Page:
What was advertised in a colonial American newspaper 250 years ago this week?
“Requested the Favour of the following Gentlemen to take in Subscriptions.”
When Charles Leonard of Alexandria, Virginia, wished to publish “Six elegant Pieces of Musick” that he composed, he distributed a subscription notice that included the terms and listed local agents who accepted subscriptions on his behalf. In an advertisement that ran in the November 29, 1770, edition of the Maryland Gazette, Leonard enumerated only two terms of publication. In the first, he stated, “This Work is to be neatly engraved in the Copper-Plate Method, or in Manuscript; and ready to be delivered to Subscribers in Eighteen Months from this Date.” The second term outlined the pricing structure. Each copy cost two dollars, one paid at the time of subscribing and the other on delivery. Publishing by subscription allowed Leonard to assess interest to determine whether moving forward with the venture was viable. The advance payments defrayed expenses while keeping subscribers committed to the project.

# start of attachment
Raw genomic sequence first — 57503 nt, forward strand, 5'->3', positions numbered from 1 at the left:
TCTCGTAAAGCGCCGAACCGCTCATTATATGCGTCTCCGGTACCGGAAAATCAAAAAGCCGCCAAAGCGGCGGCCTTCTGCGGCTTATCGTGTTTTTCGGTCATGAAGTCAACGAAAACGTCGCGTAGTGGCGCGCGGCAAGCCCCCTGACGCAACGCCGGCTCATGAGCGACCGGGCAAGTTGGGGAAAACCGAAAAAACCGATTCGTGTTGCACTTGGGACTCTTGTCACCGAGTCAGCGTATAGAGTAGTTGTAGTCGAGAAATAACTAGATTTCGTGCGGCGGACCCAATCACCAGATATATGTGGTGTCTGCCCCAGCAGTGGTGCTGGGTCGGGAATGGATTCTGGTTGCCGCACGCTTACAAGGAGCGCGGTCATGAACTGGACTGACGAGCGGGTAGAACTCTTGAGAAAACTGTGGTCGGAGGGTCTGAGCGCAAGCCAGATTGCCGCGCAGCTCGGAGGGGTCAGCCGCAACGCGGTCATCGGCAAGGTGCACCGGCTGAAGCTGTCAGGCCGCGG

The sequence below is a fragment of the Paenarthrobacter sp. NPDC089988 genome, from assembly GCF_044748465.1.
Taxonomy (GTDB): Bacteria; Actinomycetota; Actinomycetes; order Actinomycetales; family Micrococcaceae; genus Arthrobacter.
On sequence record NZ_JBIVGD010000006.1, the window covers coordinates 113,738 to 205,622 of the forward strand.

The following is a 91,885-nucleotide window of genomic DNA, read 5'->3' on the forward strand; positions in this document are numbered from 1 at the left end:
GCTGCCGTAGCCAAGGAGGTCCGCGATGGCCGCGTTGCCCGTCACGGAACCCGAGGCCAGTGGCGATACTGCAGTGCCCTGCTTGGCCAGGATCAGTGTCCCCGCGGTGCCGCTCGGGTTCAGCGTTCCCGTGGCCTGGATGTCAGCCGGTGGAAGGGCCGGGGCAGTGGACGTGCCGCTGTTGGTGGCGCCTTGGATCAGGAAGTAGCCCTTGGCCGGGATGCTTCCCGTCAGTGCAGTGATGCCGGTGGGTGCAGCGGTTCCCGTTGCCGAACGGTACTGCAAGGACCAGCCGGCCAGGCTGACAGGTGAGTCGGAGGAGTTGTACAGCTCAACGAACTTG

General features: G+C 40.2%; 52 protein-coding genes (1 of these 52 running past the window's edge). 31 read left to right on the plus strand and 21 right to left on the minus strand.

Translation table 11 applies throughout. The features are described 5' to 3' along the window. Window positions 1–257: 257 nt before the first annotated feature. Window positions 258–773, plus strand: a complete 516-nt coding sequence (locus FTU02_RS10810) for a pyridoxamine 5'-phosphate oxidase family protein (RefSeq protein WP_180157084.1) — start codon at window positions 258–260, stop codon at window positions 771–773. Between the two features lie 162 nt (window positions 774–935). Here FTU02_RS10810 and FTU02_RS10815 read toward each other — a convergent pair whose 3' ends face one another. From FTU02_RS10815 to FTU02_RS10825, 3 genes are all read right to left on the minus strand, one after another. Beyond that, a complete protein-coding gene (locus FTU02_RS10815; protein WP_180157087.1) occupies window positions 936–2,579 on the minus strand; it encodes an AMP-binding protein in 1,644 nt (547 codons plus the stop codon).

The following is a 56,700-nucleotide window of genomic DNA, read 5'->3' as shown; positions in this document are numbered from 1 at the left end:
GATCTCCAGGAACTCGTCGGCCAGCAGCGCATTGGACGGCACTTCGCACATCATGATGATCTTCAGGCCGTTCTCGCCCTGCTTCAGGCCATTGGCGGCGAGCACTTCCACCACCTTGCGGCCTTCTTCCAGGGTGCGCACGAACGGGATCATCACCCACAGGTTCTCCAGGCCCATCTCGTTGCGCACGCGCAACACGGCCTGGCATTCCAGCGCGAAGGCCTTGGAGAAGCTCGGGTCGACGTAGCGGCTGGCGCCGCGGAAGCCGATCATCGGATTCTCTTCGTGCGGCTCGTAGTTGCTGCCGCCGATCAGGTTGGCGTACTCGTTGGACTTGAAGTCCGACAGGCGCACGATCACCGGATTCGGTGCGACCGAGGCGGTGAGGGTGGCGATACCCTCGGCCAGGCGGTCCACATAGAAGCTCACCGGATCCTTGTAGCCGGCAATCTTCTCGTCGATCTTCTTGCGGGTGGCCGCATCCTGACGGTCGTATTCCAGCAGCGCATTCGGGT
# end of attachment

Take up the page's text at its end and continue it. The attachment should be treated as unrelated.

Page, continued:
Leonard devoted as much space in his advertisement to listing local agents who accepted subscriptions as he did to outlining the terms. In Virginia, he identified four in Alexandria, two in Dunfries, one in Georgetown, and three in Bladensburg. Another five represented him in Maryland, including two in Upper Marlborough and one each in Piscataway, Port Tobacco, and Annapolis. Leonard also had two local agents who accepted subscriptions in Philadelphia. In total, eighteen “Gentlemen … take in Subscriptions” in three colonies. Leonard created an extensive network, hoping that this would garner success in attracting sufficient subscribers for publishing his book of music.
In addition to newspaper advertisements, Leonard may have also had subscription papers printed and distributed to his local agents. Subscription papers included both the terms of publication and space for subscribers to sign their names and indicate the number of copies they wished to order. Local agents sometimes displayed subscription papers, allowing prospective subscribers to see who else had already committed to the project. No matter the means of keeping records of subscribers, local agents eventually sent their lists to Leonard to collate and determine how many copies to publish. His newspaper advertisement was only one part of a larger coordinated campaign designed to generate interest in publishing his “Six elegant Pieces of Musick.”